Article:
Another month down, only 36 more to go! Thanks for praying!

coming up on 1 year ago...


I have recently been looking back through all my old emails (hundreds), journal entries (which are few) and blog posts (even fewer) of what was happening in our lives 1 year ago. If you didn't know, the one year mark of Jack getting diagnosed with Leukemia is coming in just 7 days. I simply cannot believe it. I think to my self, "How can it possibly be a year...Already." Yet at the same moment, the conflicting thought is "That's all it has been, is only one year??"

I have been trying to remember the order of when Jack became sick, and what we were thinking during that time... I found several gchat conversations between Jordan and I, after yet another sleepless night, and crying sick children. It seems at times, as I read those, that I was barely holding on to faith. But now, I can clearly see, that it was the Lord who had a firm grip on me, and my roots were being forced deeper into the soil as trials kept coming to us.

The timeline is just crazy to me to look back on. And more for me, so that I remember, and less for you (my dear friends and readers) will I recount the days and nights before he was officially diagnosed with cancer. This will be kinda long I think... sorry!

I have been trying to trace back to the beginning of all the sickness, when it actually started. You see, pretty much the whole month of December 2009, all three kids were getting colds, ear infections, croup, bronchitis, ect. It seemed like when one got better, another one would get sick. The first email trail I found was of Jack having a cough and runny nose, and ear infections in December, around the 14th of that month.

Since we had a newborn at the time, I was not sleeping much to begin with, then enter a toddler who was not talking much at the time, with only a few words in his vocabulary, up at night crying and sometime screaming for hours. These next few weeks seem like a mushed up blurr of dr.'s visits, and sleeping when I could.

By January 8, Jack had already had several colds, and had a double ear infection and was clearly in pain. He was on antibiotics for his ears.

By January 15, Jack had pain in his arm, and elbow joint and was still having head pain (which we thought was due to the ear infections). He had been on various antibiotics already trying to clear these up. On the 15th, I took him to get an ex-ray of his arm, as he could not straighten it without crying even putting his shirt on was painful. We thought maybe, this was to due to rough play with Tyler. The same day, I had to take Dylan to the ER for RSV, where he was admitted for a 24 hour stay. Tyler also had croup at this Dr. visit. Hey, when it rains, it pours, right?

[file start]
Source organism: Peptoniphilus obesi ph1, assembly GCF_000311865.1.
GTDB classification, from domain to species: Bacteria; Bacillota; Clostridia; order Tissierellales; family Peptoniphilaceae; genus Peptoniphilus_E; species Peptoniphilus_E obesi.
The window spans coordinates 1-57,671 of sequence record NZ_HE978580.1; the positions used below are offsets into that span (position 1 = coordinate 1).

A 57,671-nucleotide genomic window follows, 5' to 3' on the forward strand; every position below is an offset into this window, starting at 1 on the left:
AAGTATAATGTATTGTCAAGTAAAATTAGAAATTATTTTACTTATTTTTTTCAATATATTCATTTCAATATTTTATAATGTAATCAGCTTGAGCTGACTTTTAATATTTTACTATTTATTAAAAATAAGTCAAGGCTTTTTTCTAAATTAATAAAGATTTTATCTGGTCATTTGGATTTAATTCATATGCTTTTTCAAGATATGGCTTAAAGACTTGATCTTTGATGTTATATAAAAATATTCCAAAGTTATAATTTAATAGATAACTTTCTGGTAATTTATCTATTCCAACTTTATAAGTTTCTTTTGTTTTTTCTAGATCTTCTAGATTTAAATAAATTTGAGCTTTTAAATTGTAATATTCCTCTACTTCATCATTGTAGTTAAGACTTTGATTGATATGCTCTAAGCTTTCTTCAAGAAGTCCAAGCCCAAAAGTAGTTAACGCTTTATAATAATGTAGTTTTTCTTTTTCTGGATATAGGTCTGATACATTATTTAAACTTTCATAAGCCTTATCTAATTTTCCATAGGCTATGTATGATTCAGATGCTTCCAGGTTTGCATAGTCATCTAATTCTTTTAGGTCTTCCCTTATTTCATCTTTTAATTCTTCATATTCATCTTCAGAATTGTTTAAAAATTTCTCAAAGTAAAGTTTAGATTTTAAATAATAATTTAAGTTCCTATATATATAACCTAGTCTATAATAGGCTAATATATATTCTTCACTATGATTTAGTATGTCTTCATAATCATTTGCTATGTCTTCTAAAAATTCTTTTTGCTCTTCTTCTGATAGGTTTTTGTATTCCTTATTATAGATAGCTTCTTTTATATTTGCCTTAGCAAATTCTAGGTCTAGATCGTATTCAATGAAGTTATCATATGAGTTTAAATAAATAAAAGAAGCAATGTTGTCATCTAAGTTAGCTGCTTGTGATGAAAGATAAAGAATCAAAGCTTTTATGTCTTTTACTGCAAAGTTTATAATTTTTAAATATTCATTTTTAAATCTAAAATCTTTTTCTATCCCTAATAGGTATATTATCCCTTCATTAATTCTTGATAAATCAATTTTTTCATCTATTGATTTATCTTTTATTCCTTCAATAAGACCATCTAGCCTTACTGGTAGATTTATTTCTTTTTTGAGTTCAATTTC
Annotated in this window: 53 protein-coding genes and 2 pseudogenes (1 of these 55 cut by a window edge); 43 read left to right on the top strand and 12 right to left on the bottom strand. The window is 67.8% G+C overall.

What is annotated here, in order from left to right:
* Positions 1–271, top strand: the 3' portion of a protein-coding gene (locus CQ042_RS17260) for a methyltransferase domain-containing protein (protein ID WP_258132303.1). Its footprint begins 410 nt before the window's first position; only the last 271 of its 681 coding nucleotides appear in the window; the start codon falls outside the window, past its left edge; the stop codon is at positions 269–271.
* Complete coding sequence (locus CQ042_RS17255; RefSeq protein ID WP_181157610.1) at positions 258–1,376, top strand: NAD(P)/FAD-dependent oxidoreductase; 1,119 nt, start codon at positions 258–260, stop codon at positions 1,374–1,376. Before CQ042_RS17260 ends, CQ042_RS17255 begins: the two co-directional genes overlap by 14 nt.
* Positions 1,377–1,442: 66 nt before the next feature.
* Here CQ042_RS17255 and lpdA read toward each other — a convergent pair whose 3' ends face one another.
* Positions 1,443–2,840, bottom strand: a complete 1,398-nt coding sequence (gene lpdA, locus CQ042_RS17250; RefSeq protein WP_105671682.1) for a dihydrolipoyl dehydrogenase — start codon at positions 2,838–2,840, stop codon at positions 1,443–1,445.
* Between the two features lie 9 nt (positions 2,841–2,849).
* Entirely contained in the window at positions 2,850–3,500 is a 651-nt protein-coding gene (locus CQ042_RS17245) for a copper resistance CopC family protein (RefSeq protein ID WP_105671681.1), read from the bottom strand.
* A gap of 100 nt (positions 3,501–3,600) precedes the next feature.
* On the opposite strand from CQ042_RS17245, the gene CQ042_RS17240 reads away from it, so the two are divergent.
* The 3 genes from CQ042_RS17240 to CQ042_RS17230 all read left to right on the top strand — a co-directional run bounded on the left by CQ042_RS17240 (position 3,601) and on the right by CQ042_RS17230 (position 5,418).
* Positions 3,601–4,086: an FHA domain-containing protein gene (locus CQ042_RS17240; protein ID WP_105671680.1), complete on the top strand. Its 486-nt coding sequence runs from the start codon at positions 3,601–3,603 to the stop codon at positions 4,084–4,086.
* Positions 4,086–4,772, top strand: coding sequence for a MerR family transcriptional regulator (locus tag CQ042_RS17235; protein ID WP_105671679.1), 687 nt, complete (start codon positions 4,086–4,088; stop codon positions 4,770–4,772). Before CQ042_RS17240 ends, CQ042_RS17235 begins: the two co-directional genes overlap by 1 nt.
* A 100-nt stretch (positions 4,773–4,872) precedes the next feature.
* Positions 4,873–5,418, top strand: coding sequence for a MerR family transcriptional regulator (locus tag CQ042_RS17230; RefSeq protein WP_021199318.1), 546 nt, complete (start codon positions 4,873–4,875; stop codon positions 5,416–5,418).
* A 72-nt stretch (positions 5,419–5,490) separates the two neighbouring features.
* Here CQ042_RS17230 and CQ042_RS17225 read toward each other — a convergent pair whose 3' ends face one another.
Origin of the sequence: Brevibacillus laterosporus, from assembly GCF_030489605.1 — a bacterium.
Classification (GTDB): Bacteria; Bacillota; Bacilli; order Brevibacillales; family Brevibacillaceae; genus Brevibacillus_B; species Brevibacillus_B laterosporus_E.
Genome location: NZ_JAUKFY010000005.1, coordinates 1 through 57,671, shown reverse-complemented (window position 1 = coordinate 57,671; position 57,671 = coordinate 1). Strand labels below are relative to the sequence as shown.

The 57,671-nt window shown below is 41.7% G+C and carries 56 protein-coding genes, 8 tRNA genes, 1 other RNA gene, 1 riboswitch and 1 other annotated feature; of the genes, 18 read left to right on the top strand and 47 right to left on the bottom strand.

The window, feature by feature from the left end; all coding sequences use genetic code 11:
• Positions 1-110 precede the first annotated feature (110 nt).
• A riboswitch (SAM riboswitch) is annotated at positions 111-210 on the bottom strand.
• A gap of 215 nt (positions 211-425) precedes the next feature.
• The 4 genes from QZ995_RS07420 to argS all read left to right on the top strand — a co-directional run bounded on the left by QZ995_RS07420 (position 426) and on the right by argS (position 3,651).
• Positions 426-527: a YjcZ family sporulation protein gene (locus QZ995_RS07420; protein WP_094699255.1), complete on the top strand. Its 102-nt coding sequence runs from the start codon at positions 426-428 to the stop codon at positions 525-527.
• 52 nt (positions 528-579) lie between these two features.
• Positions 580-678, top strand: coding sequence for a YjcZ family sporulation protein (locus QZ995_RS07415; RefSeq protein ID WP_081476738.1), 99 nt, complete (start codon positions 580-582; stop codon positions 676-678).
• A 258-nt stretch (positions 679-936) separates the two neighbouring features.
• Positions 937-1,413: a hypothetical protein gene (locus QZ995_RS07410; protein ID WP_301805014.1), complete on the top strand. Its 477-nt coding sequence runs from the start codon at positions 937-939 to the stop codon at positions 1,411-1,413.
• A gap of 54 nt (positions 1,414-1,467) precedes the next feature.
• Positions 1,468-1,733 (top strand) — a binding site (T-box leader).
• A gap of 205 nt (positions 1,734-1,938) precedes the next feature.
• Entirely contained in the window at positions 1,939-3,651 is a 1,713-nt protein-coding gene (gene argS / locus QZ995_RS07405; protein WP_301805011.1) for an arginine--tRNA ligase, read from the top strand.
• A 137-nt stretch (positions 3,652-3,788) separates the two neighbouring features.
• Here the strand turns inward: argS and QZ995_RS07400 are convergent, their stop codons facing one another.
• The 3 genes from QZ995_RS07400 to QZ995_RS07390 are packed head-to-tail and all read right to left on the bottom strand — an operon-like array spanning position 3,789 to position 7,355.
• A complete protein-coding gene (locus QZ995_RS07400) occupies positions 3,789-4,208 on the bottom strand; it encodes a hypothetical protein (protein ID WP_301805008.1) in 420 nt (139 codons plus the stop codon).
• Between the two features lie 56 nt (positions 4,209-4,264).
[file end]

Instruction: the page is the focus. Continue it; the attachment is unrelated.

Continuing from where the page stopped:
On January 17th, I began to notice Jack glands swelling a little. He was up most nights crying, and was just miserable most days. He was in pain, and we just did not know what was wrong.

On January 18th, Jordan and I both noticed that Jack was limping. How could not put full weight or pressure on his right leg. He would hobble around the house, often stopping to cry. Yet there were also moments he would run around. It seemed, at first, that this pain would come and go.

January 19th, I went to change his diaper first thing in the morning, and saw that all of the glands in his groin were swollen to the size of very large marbles, and clearly visible under the skin. I freaked out. I did not know that there were even glands there, and immediately thought he had tumors all over his body. I made an appointment with our pediatrician that day, and Jack had blood work done.

January 20, his counts came back normal. Shocking, but a few other tests were not ruled out, as the pediatrician thought it could possibly be a case of Lyme Disease.

January 22, due to the increase of antibodies in his blood, the diagnosis was Lyme Disease. Jack was started on a 28 day cycle of antibiotics, in the hopes to nip it before it got much worse. By this time, however, Jack could not even walk due to the pain in his legs and groin. When we were unable to carry him around, he would crawl or drag his pained body around. It broke my heart to see him like this. He was not sleeping at night, wanting to be held and comforted, and I had a nursing newborn as well, up all night. These nights and days were a blur of exhaustion and survival. I prayed that the antibiotics would work quickly, hoping to see change. There were certainly moments, when he would seem to feel better, and I thought, maybe we had caught it in time. Because of the pain he seemed to constantly be in, we gave him Motrin and Tylenol around the clock, which seemed to take the edge off some of the time.

February 1, he began to have head pain, pulling on his ears, and holding his head. The Motrin and Tylenol were not doing much for him at this point, and I believe he got another ear infection.